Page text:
michael

Active Member
Sorry but not Craghopper Kiwis. They are made of plastic and rustle as you walk. You wont notice at first but as the miles go by the sound gets louder and louder until your whole day is filled with the sound of your trousers rustling.:eek:
Ok slight exaggeration but I can thoroughly recommend Maier Sport double zip off trouser. Lightweight material, dries quickly and lots of pockets.
They are a bit spendy so at the cheaper end of the market Peter Storm or anything that does not rustle.o_O
 

pjacobi

Active Member
Time of past OR future Camino
2015, St. Jean Pied de Port to Burgos
2016, Burgos to Ponferrada
2017, Ponferrada to Atlantic Ocean
The best way to deter pickpockets is to wear a money belt under your clothes to hold passport, money supply and credit card!

Keep an expendable wallet in your pocket with one day supply of cash for easy access and to limit the amount of theft.


-Paul
 
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lt56ny

Veteran Member
Time of past OR future Camino
10/22 Aragones/Frances
The clothes I wear on the Camino, except for my down jacket and a layer top I only wear on the Camino.I know many here are lucky enough to afford expensive gear and I do not begrudge them at all. I know for a fact that if you just dig around the internet one can find excellent pants, layers, socks etc for a fraction of the prices that are mentioned here and on other threads. Even though I live in Mexico I buy much of my gear from the REI outlet and some just looking around other sites for closeouts. I have them shipped to one of my daughters in the states and pick it up when I visit. I have bought very high quality gear for a great deal less money than their original cost. As an example I finally bought a new backpack. My other one died after 6 caminos and numerous other usages. I paid half of the original price of the REI pack I bought and my light down jacket which has always kept me warm even in December was 60% less in the REI outlet. Especially from REI if something is damaged or does not fit properly it can be returned for a full refund. In fact I am lucky enough to say that everything I bought at REI and other outlets I never had to return. I still wear some of the things I bought 6 caminos ago. I had to buy some new things when I switched from early fall caminos to late fall early winter caminos.
 

uncletim

Member
Time of past OR future Camino
May '19, Oct 19
Fjallraven midsummer and Houdini, can't remember the name of the Houdini, many zipper pockets, only S/M/L sizing. They dry quick when wet.
 

Glenshiro

Active Member
Time of past OR future Camino
Le Puy - A Rua, Frances, Invierno (2012 - 2022)
Sorry but not Craghopper Kiwis. They are made of plastic and rustle as you walk.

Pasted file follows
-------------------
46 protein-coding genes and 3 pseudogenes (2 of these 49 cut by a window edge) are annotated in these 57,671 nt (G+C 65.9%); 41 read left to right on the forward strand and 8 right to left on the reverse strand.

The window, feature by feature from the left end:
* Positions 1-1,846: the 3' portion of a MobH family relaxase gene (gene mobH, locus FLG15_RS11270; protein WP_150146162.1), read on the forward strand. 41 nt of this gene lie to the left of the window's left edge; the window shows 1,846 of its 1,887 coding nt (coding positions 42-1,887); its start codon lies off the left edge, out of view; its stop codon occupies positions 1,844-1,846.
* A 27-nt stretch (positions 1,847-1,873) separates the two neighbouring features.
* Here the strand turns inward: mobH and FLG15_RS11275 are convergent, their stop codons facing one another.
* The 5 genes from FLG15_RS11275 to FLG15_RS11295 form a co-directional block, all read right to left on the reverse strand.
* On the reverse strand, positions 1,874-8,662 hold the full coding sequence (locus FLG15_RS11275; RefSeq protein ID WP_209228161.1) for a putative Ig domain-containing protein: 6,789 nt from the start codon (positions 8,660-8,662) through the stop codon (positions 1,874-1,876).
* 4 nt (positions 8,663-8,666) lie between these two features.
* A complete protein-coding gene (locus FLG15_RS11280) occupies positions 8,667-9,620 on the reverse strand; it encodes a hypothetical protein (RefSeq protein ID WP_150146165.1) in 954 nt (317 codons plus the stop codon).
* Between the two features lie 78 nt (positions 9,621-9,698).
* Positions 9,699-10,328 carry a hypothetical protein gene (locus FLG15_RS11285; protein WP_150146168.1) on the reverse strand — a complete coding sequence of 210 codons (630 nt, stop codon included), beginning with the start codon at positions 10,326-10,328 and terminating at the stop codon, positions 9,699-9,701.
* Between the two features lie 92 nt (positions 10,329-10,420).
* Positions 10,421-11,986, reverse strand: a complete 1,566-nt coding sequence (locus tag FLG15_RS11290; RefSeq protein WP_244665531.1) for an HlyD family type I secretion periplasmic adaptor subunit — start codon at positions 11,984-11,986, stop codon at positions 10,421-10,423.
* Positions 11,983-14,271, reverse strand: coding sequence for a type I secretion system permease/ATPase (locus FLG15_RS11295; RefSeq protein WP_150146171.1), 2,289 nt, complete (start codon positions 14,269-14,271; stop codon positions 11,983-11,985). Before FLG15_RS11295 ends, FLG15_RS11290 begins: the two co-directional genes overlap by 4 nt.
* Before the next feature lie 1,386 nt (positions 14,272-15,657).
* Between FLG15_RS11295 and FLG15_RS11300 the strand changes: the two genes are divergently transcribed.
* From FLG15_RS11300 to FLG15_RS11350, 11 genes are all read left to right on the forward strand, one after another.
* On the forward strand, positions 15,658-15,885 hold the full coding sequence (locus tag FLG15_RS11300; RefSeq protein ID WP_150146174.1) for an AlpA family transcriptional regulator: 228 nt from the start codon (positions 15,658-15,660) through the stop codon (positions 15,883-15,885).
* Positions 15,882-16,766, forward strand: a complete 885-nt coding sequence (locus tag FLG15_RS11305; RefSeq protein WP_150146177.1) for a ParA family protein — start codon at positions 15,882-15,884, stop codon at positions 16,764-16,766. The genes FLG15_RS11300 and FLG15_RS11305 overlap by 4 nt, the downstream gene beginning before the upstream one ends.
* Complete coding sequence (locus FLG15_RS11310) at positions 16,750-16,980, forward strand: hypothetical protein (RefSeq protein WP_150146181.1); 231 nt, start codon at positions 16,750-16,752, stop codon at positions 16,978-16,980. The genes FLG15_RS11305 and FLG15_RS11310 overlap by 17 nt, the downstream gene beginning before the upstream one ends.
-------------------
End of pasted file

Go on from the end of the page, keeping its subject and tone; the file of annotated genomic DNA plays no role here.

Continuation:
Well, they do contain polyester - but so does virtually all outdoor clothing these days. They're a poly/cotton mix, (65/35) light and comfortable, treated to provide UPF40+ sun protection - and dry very quickly if you get caught in a shower. As I can personally testify. They have 9 pockets (5 zipped) - including phone and map pockets. And, most importantly for the mature peregrino, a "relaxed fit." I've never noticed mine rustling.
 

lt56ny

Veteran Member
Time of past OR future Camino
10/22 Aragones/Frances
I perhaps could have added that what I wear is always bought at sales, never at full price.
You would make my wife proud Doug being a great bargain shopper. My wife loves to come home with 10 things I can't believe she bought and then she proudly tells me how much money she saved buying her 25th sweater on sale!!!! Buen Camino my friend.
 
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Bradypus

Migratory hermit
Time of past OR future Camino
Too many and too often!
You would make my wife proud Doug being a great bargain shopper. My wife loves to come home with 10 things I can't believe she bought and then she proudly tells me how much money she saved buying her 25th sweater on sale!!!! Buen Camino my friend.
Reminded of the old joke about the man who just missed his bus and ran all the way home behind it. He told his wife how much money he'd just saved. She told him he was an idiot and would have saved 10 times as much if he'd run behind a taxi instead.... :cool:
 

RJM

Veteran Member
Time of past OR future Camino
Camino's Frances, Fisterre, Portuges. Over 180 day
I like my pants made by Kuhl. They have a great selection, and their convertible pants are good for those who want to kill two birds with one stone.
Their products are rather pricey, though. Good quality, but pricey.
 

Viggo

California
Time of past OR future Camino
CF, CP, Norde, Finister, VDLP, VF, Via Postumia